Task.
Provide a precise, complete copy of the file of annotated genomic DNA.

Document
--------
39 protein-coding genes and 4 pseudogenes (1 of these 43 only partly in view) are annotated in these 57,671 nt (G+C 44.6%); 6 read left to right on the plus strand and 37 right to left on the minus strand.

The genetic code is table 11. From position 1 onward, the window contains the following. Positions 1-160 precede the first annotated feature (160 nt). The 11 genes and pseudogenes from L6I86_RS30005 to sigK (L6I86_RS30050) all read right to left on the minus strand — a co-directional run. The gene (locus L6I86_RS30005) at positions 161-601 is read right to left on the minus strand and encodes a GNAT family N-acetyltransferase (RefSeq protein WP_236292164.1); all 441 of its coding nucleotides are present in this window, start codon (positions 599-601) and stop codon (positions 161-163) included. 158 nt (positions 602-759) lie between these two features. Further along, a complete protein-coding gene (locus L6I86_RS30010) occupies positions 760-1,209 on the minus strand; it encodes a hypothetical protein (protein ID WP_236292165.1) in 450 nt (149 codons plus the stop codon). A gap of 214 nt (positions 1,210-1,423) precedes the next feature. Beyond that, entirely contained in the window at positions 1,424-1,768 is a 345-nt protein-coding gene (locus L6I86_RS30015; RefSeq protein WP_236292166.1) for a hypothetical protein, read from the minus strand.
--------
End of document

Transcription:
39 protein-coding genes and 4 pseudogenes (1 of these 43 only partly in view) are annotated in these 57,671 nt (G+C 44.6%); 6 read left to right on the plus strand and 37 right to left on the minus strand.

The genetic code is table 11. From position 1 onward, the window contains the following. Positions 1-160 precede the first annotated feature (160 nt). The 11 genes and pseudogenes from L6I86_RS30005 to sigK (L6I86_RS30050) all read right to left on the minus strand — a co-directional run. The gene (locus L6I86_RS30005) at positions 161-601 is read right to left on the minus strand and encodes a GNAT family N-acetyltransferase (RefSeq protein WP_236292164.1); all 441 of its coding nucleotides are present in this window, start codon (positions 599-601) and stop codon (positions 161-163) included. 158 nt (positions 602-759) lie between these two features. Further along, a complete protein-coding gene (locus L6I86_RS30010) occupies positions 760-1,209 on the minus strand; it encodes a hypothetical protein (protein ID WP_236292165.1) in 450 nt (149 codons plus the stop codon). A gap of 214 nt (positions 1,210-1,423) precedes the next feature. Beyond that, entirely contained in the window at positions 1,424-1,768 is a 345-nt protein-coding gene (locus L6I86_RS30015; RefSeq protein WP_236292166.1) for a hypothetical protein, read from the minus strand.